Solving multiple problems at once
Up until the launch of Stormtech’s Linear Shower Channel in 1997, shower designs had followed a tried and true formula with a standard floor waste positioned in the middle of a centrally sloping floor, with all the tiles cut to fall inwards. Not only was it labour intensive and as Stormtech’s CEO Troy Creighton says, “limiting from a design perspective”, it also created another problem. This “traditional way of doing things” required a raised edge that limited wheelchair accessibility. Needing an aesthetic and functional drainage solution, two architects approached the then small-scale business, which led to the development of a product that would change the face of bathroom designs.
One of those architects was Sydney’s Ed Lippmann, founding director of Lippmann Associates. Sharing insights into the Camperdown Terrace project from 1996, Ed says: “The client was young and experimental, and happy to use anything that was out of the ordinary but practical. The whole project was an innovative interior and that formed part of the language of the space.” Extending the overall design approach to the bathroom design, Ed specified Stormtech’s then newly developed Linear Shower Channel. “It looked so aesthetically superior than having a floor waste. We’ve been using them ever since,” says Ed.
What may seem so simple and straightforward, belies the level of knowledge and skill that went into the development of this now iconic product. Originally created by Stormtech’s founder John Creighton, Troy elaborates on the process to get the Linear Shower Channel designed and into the market. “This product was the first of its kind, and it was the product that changed our business.
There was a lot of work that went in to resolving the design to be fit for use as there were no domestic shower channels at the time, which also meant there were no regulatory standards to work within. My father, John Creighton, worked closely with the Sydney water board to ensure that it would meet building standards.”
For Ed, the Linear Shower Channel offers a clean resolution for the bathroom. “In bathrooms having a floor waste in the middle of the room is a traditional way of doing things. But if you have a tiled floor, this means that you have to cut the tiles,” says Ed. Over the past 20 years, through ongoing development and refinement the sleek shower channels have allowed architects the ability to push design thinking forward for better, more seamless outcomes for their clients. “These days we often use epoxy flooring, so the cutting tiles is done away with altogether, but it’s still much nicer to have the water running away from the middle of the room – so the shower channels allow us to design in this way,” explains Ed.
Adding to this line of thinking, Troy shares: “The grate was able to solve design solutions through the fact that the shower floor could slope in a single direction – making it cleaner looking, all while allowing for different surface options. It also means that there isn’t as much wasted tile while trying to achieve it.”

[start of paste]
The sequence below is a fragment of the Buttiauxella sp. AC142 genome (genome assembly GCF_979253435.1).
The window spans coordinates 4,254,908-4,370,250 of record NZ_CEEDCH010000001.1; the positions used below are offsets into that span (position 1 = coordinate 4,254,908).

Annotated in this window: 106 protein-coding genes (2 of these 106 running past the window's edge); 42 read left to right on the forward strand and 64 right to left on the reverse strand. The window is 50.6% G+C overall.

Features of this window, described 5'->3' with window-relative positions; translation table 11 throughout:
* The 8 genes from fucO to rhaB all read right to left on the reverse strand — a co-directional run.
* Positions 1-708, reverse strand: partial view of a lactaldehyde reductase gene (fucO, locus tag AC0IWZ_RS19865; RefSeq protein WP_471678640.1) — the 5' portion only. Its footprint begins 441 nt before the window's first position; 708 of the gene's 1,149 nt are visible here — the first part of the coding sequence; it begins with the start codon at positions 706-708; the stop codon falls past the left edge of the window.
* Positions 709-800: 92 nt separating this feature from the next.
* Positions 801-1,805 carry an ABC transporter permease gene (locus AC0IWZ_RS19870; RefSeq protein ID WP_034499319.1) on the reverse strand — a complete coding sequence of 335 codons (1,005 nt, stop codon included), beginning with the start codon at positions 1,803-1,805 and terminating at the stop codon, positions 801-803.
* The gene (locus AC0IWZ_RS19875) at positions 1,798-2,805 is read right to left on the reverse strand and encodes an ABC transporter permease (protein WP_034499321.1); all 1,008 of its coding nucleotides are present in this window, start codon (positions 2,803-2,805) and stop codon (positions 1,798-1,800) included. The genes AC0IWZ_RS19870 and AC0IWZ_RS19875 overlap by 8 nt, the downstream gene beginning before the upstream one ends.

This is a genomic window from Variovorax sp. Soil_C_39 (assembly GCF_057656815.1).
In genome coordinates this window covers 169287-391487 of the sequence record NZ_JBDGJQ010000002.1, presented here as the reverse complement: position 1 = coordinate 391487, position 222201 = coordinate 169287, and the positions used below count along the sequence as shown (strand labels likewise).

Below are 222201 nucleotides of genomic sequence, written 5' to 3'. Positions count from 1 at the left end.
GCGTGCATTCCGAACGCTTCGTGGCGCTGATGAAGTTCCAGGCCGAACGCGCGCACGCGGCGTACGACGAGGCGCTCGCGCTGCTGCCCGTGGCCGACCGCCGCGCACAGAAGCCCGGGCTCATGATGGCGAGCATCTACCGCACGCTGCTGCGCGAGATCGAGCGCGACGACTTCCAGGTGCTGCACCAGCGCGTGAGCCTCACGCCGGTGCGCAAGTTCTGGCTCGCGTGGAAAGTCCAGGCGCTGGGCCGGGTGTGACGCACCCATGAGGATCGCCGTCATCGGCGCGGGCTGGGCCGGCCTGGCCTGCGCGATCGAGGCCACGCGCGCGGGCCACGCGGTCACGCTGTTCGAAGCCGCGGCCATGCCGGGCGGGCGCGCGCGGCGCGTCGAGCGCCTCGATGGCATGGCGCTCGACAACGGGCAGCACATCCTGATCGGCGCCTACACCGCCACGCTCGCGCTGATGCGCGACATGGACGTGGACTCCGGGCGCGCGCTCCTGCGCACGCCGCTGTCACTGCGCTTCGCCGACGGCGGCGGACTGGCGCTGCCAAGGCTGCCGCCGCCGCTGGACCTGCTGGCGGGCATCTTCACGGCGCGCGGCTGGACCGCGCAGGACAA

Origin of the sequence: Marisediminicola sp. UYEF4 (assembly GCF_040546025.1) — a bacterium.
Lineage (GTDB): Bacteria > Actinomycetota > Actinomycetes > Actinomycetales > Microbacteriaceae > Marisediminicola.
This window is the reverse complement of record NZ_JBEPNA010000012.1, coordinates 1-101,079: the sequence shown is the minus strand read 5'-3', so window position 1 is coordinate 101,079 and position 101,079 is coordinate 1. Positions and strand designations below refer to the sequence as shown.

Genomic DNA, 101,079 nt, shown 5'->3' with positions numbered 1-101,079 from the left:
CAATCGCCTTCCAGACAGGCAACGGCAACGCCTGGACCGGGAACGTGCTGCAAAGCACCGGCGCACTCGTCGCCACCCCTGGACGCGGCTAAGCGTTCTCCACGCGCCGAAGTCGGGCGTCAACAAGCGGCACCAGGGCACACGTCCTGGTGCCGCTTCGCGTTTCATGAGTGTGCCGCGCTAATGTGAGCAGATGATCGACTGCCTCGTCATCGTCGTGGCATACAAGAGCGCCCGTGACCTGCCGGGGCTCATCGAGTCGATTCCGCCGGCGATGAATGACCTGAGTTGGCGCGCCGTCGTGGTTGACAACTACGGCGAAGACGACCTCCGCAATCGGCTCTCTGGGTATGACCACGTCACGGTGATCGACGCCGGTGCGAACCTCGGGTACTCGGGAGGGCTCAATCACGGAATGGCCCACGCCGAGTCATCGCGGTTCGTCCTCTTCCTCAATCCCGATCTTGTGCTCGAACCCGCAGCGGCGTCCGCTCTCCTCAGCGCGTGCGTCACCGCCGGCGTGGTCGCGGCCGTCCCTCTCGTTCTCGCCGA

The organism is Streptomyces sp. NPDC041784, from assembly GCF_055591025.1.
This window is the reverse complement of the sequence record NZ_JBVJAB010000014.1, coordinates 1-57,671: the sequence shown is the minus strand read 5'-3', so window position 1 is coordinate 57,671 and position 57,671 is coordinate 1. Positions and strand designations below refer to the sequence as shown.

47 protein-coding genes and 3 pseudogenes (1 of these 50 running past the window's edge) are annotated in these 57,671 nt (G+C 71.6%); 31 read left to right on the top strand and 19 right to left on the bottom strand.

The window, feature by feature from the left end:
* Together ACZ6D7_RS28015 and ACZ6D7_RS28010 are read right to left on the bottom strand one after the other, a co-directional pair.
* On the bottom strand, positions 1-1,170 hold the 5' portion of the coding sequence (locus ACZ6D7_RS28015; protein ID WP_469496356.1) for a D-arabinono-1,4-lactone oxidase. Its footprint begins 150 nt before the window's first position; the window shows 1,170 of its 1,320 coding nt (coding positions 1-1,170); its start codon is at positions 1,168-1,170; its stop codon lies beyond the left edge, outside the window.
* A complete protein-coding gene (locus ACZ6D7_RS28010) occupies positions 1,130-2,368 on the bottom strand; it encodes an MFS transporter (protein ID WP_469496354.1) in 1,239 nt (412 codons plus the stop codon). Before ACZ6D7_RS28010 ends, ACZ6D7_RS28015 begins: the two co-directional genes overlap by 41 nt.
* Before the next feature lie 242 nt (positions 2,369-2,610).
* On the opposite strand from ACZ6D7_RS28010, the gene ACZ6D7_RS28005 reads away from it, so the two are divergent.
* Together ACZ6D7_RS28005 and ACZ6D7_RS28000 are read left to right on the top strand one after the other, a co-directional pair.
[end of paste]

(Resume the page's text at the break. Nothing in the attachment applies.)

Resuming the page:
Industrial design meets residential applications
Going behind the scenes into the processes of Lippmann Associates, Ed says: “When I first started my practice, my early interest in architecture was centred on moving away from handcrafted processes and into more mass producible approaches to architecture. Things can be made in a factory to incredible standards and then brought on site, essentially becoming an installation on site.
“The Stormtech Linear Shower Channel is part of that thinking, so you specify high quality components and they get put in on site. It’s all about high quality, highly detailed, high manufacturing capability. There are many practical and aesthetic reasons for working in this way.”
In addition to helping facilitate sleeker bathrooms, the industrial process is backed up by John’s intimate knowledge with the building side of things. “The product was designed to be easily installed, and easily accessed by tradesmen, which came from John having been a tradesman himself,” outlines Troy.
As a product, the Linear Shower Channel is easily specified and completely fit-for-purpose. It brings the highly detailed industrial process and manufacturing to life in a highly articulated product. That means architects are able to design highly resolved projects.
Although the Linear Shower Channel was the lynchpin product to launch the Stormtech business, it has never rested on its laurels. Troy adds: “We’ve always maintained a focus on design for access and mobility. From there we evolved the threshold drain, which was another innovation by Stormtech.”
Always striving for performance, Stormtech is able to consistently deliver due to its years of experience and ongoing dedication to R&D. “We’ve got the body of knowledge about drainage having developed the product and solved so many of the problems. Unlike a lot of other manufacturers we understand things like the volume of water that is required to be taken away, surface friction, hydraulics – there is heavy, solid engineering behind what we do,” states Troy.
Ultimately what Stormtech’s Linear Shower Channel has done is hit the nail on the head with solving not just a design problem, but a functional problem. Design wise, it creates a cleaner, more aesthetically pleasing outcome, as Ed expresses: “It is much nicer to have a single grate and make the floor fall in one direction.” From the practical aspect, it creates a seamless transition that enables a wheelchair accessible shower. And more than 20 years later, it was Stormtech that was called upon to advise on the latest standards in disability access in the building codes. What could be more impactful than that?